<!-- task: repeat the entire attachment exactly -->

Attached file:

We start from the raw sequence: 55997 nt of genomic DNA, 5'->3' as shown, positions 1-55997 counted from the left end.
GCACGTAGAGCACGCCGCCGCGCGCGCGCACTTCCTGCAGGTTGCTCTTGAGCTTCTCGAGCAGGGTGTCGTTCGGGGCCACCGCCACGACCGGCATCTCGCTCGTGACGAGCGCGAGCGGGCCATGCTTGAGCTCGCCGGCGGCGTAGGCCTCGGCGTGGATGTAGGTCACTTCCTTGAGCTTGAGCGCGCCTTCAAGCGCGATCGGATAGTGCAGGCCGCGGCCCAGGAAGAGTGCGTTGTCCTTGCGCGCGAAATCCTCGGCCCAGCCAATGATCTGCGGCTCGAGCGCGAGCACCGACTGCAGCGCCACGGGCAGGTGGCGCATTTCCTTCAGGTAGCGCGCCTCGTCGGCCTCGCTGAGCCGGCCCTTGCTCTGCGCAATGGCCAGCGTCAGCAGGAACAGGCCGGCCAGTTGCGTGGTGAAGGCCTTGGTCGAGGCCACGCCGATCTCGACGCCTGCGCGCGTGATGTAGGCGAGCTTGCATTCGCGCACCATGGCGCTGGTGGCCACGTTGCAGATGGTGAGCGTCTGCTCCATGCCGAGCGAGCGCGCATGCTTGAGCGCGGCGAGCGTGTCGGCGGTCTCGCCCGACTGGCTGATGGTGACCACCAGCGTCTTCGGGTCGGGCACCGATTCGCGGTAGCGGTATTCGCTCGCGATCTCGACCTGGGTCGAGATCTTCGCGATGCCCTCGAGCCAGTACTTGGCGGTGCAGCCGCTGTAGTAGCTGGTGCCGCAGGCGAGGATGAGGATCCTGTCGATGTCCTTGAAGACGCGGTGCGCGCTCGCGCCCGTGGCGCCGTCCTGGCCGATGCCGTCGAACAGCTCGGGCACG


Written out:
We start from the raw sequence: 55997 nt of genomic DNA, 5'->3' as shown, positions 1-55997 counted from the left end.
GCACGTAGAGCACGCCGCCGCGCGCGCGCACTTCCTGCAGGTTGCTCTTGAGCTTCTCGAGCAGGGTGTCGTTCGGGGCCACCGCCACGACCGGCATCTCGCTCGTGACGAGCGCGAGCGGGCCATGCTTGAGCTCGCCGGCGGCGTAGGCCTCGGCGTGGATGTAGGTCACTTCCTTGAGCTTGAGCGCGCCTTCAAGCGCGATCGGATAGTGCAGGCCGCGGCCCAGGAAGAGTGCGTTGTCCTTGCGCGCGAAATCCTCGGCCCAGCCAATGATCTGCGGCTCGAGCGCGAGCACCGACTGCAGCGCCACGGGCAGGTGGCGCATTTCCTTCAGGTAGCGCGCCTCGTCGGCCTCGCTGAGCCGGCCCTTGCTCTGCGCAATGGCCAGCGTCAGCAGGAACAGGCCGGCCAGTTGCGTGGTGAAGGCCTTGGTCGAGGCCACGCCGATCTCGACGCCTGCGCGCGTGATGTAGGCGAGCTTGCATTCGCGCACCATGGCGCTGGTGGCCACGTTGCAGATGGTGAGCGTCTGCTCCATGCCGAGCGAGCGCGCATGCTTGAGCGCGGCGAGCGTGTCGGCGGTCTCGCCCGACTGGCTGATGGTGACCACCAGCGTCTTCGGGTCGGGCACCGATTCGCGGTAGCGGTATTCGCTCGCGATCTCGACCTGGGTCGAGATCTTCGCGATGCCCTCGAGCCAGTACTTGGCGGTGCAGCCGCTGTAGTAGCTGGTGCCGCAGGCGAGGATGAGGATCCTGTCGATGTCCTTGAAGACGCGGTGCGCGCTCGCGCCCGTGGCGCCGTCCTGGCCGATGCCGTCGAACAGCTCGGGCACG